WASHINGTON -- A presidential race recently focused on high school has come to resemble a popularity contest of the same vintage.
My wife told me to write this column -- not that I wouldn't have written it on my own, eventually -- but, men, we all know we should do what the wife says, right?
I meet several times a year with the district's Student Cabinet, a group comprised of student government leaders from all four grade levels at each of our high schools. This group gives me a valuable perspective that I can't really get anywhere else. For example, the Student Cabinet was instrumental in the selection of new technology for our one-to-one computer program. It was actually pretty cool to watch. I asked the members of the Cabinet to come in and work with all the devices under consideration and give specific feedback. Their input was extremely insightful. This is a ...
Like a sequel to a bad horror movie, the "great vampire squid" is back.
As a political issue, same-sex marriage is like playing 3-D chess: Opponents of the idea need to move quickly because the game board is tilting slowly but steadily in favor of the other side.
Leftovers that got the editing whack from recent columns:
Four plus five equals nine. Six plus three also equals nine. Three plus three plus three equals nine, too.
As many of you have read, a group of interested citizens from Camden recently took a road trip. Dennis Stuber, First Citizens, and Karen Eckford, NBSC, organized and hosted a very educational and enlightening day. Thank you.
When I remember the kitchen in my teenage years, I know I have a much easier life. The kitchen had a large, one sided sink, a tiny icebox, which later became an even tinier refrigerator, and an oilcloth covered table with wooden chairs. The icebox required the services of the ice man and ran over quite frequently when I did not empty it. The refrigerator was eternally in need of defrosting, since no such thing as frostless or self-defrosting refrigerator existed. I hated the one sided sink, and, since I usually had to do the dishwashing -- company or family -- knew ...
WASHINGTON -- This past week's news cycle has produced two narratives:
At the U.S. Open last year, a 22-year-old Irish kid named Rory McIlroy swooped onto the Congressional Country Club and crushed the competition, besting second-place finisher Jason Day by a whopping eight strokes.
For half my life, I've wondered why in the world we still elect sheriffs in this country. I began wondering about that while working for a radio station 25 years ago in Dahlonega, Ga. Dahlonega sits in the -- no offense to anyone from there -- unfortunately named Lumpkin County.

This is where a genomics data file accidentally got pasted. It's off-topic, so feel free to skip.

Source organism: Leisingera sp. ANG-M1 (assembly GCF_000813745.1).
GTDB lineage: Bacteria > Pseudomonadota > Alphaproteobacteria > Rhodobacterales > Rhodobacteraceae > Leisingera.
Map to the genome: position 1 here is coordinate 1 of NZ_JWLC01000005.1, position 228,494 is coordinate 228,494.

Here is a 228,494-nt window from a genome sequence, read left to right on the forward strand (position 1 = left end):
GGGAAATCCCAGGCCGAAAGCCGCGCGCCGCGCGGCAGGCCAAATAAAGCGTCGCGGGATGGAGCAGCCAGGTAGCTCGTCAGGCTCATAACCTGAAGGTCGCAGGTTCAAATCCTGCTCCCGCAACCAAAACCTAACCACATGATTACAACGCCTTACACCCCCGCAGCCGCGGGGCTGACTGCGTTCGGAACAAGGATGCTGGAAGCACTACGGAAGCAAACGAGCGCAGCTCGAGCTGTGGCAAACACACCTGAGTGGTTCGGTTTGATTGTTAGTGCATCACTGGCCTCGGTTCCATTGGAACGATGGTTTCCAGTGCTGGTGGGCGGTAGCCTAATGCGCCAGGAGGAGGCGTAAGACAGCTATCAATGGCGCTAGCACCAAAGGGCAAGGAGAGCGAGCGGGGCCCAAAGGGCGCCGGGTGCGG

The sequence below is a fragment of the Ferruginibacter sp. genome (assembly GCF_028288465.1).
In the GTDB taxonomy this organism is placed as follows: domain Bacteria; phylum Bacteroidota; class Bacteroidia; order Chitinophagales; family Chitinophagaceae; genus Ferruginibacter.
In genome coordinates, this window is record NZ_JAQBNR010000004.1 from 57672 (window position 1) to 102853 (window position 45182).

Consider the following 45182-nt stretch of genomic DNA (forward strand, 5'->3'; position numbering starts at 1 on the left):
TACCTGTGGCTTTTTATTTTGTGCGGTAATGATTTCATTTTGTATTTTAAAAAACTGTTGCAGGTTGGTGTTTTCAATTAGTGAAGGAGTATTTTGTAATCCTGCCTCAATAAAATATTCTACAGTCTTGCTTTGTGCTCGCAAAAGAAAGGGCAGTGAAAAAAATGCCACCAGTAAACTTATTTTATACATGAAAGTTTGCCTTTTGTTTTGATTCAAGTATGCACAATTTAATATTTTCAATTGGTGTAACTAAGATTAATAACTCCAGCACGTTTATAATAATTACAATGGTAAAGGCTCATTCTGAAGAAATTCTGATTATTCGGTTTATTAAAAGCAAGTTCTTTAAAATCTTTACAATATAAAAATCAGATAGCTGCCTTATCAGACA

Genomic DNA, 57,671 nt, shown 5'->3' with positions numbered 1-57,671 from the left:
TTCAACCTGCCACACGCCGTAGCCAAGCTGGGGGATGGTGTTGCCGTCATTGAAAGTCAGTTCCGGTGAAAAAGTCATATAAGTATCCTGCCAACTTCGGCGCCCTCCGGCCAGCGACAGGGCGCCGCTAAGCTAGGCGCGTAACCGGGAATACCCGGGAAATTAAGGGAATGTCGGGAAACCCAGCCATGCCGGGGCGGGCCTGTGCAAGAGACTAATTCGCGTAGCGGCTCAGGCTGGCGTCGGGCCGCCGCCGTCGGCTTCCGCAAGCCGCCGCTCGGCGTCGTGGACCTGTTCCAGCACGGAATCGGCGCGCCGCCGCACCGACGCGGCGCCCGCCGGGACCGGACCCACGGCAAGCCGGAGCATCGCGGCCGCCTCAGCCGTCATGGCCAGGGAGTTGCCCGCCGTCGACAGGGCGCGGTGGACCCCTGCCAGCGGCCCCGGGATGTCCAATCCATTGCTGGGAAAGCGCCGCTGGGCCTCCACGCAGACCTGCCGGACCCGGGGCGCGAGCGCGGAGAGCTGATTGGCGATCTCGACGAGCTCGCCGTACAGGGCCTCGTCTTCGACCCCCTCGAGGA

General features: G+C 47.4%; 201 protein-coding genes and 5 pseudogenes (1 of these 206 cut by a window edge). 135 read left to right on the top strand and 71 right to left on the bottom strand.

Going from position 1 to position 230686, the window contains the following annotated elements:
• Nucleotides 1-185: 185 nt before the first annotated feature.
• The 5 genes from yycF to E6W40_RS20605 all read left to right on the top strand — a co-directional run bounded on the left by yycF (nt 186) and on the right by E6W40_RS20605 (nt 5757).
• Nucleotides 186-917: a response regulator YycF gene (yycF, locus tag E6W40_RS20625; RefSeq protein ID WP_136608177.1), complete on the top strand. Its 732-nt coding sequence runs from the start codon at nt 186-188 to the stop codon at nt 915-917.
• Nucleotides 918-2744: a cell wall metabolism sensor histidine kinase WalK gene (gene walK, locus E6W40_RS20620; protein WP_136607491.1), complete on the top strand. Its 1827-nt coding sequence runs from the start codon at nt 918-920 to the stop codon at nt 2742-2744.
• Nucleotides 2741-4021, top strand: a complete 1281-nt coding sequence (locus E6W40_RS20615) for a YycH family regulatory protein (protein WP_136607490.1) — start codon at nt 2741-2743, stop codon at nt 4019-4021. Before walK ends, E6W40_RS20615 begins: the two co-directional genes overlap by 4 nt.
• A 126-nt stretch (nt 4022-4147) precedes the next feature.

So what if Elizabeth Warren claims to be part Native American Indian? She's entitled, according to historical documents. Besides, Americans never have been all that clear or consistent about what distinguishes one race from another.
WASHINGTON -- The squabbling between political campaigns and the harrumphing of pundits were put in proper perspective at, of all places, the White House Correspondents' Association (WHCA) dinner -- the annual Prom on the Potomac where 2,000 or so media members and movie stars gather to honor the president and admire one another.
What could be more American than encouraging a robust debate on one of the most controversial issues of the day? The answer -- for some on the left, anyway -- is: lie about your opponents and make a pathetic effort to discredit them.
WASHINGTON -- Monica Lewinsky is trying to make lemonade out of 16-year-old lemons. Good for her, and good, ultimately, for us.
July 27 marked the beginning of the most stressful week of my life. It began with the surprising news of my aunt's passing, and on top of having to deal with that, I also had to get through my last week of two summer classes and do work for two other classes that would end the following week.
Ben Bradlee became editor of The Washington Post the year I was born, 1965. He stepped down when I was 26, in 1991, the year after I moved to the Midlands of South Carolina.
A friend of mine, long embroiled in upsets, distractions, problems and tribulations, called one day to announce happily that she was learning to "let things roll right off my back."
Ebola is scary. It has scared the bejesus out of us here in South Carolina, nationally and literally all over the world.
The issue of road funding -- or, to put it slightly differently, the question of how South Carolina should fix its broken road system -- is now a constant topic in politics and the media. A fair number of state lawmakers have therefore begun to advocate what politicians always advocate when they don't want to make tough decisions about the budget: raising taxes, specifically the fuel tax.
WASHINGTON -- If politicians preying upon your attentions this season fail to inspire, you might seek common cause with the beasts -- the four-legged variety rather than those running for office.
The wild world of sports seems these days to be filled with thugs and hooligans. I really don't mean to paint such a large group of people with such a wide brush, so I'll say there are plenty of athletes, the majority in fact, who are honest, decent citizens who abide by the accepted rules of humanity in all or most of what they do. But, like in most groups, it's the bad apples who get the most attention.
It's said that Bear Bryant, the legendary football coach at Alabama, once remarked, "Every man thinks he knows how to do two things perfectly: grill a steak and coach a football team."
Trees are fascinating biological wonders. From ancient bristle cone pines and towering redwoods out west to our widely diverse Southern forests, the life cycle of a tree provides us with year-round interest. One of the most intriguing and beautiful results of a tree's life cycle is autumn color.
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